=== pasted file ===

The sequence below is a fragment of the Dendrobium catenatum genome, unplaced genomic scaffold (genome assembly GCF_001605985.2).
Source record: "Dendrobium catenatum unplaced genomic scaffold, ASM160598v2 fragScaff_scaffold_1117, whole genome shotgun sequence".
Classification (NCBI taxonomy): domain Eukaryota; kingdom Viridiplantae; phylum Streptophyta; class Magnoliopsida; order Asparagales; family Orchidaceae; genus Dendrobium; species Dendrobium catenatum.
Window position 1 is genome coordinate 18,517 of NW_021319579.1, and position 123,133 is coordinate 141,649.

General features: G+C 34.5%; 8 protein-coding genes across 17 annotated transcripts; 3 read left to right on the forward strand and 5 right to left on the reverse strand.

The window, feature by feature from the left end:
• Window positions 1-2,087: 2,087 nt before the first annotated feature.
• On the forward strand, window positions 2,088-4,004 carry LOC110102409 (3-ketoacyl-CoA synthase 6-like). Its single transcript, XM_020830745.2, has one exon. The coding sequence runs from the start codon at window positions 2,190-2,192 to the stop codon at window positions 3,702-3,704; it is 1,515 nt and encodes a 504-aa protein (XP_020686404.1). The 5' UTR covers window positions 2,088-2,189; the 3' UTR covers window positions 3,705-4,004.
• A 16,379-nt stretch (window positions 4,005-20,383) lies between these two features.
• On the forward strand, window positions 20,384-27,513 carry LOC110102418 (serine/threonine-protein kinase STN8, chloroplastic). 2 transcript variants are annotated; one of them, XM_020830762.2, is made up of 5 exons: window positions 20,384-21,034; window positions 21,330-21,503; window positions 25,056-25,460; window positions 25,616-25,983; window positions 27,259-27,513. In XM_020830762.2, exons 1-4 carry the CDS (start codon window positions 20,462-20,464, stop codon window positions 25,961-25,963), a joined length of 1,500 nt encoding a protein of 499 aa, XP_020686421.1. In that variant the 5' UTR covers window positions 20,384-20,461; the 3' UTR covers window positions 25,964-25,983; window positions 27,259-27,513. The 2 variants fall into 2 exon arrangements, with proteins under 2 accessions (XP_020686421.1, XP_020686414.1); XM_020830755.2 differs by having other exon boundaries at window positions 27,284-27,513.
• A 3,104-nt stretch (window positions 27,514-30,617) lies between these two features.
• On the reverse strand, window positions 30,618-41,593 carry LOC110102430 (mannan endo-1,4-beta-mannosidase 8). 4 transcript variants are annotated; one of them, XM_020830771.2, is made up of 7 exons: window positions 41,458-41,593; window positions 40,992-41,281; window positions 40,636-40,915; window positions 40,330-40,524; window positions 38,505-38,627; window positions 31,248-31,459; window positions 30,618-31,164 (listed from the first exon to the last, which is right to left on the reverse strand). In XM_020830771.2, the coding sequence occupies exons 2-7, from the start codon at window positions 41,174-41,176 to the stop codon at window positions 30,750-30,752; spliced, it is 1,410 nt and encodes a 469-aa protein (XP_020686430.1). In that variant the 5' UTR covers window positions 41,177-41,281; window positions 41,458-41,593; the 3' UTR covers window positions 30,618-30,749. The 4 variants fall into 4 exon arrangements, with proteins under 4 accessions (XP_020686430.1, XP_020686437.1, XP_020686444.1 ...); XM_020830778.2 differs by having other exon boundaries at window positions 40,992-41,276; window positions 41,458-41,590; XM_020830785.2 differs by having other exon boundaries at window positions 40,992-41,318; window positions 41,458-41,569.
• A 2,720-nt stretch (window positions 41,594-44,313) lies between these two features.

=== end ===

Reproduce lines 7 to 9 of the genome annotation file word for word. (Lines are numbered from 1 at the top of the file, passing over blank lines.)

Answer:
• Window positions 1-2,087: 2,087 nt before the first annotated feature.
• On the forward strand, window positions 2,088-4,004 carry LOC110102409 (3-ketoacyl-CoA synthase 6-like). Its single transcript, XM_020830745.2, has one exon. The coding sequence runs from the start codon at window positions 2,190-2,192 to the stop codon at window positions 3,702-3,704; it is 1,515 nt and encodes a 504-aa protein (XP_020686404.1). The 5' UTR covers window positions 2,088-2,189; the 3' UTR covers window positions 3,705-4,004.
• A 16,379-nt stretch (window positions 4,005-20,383) lies between these two features.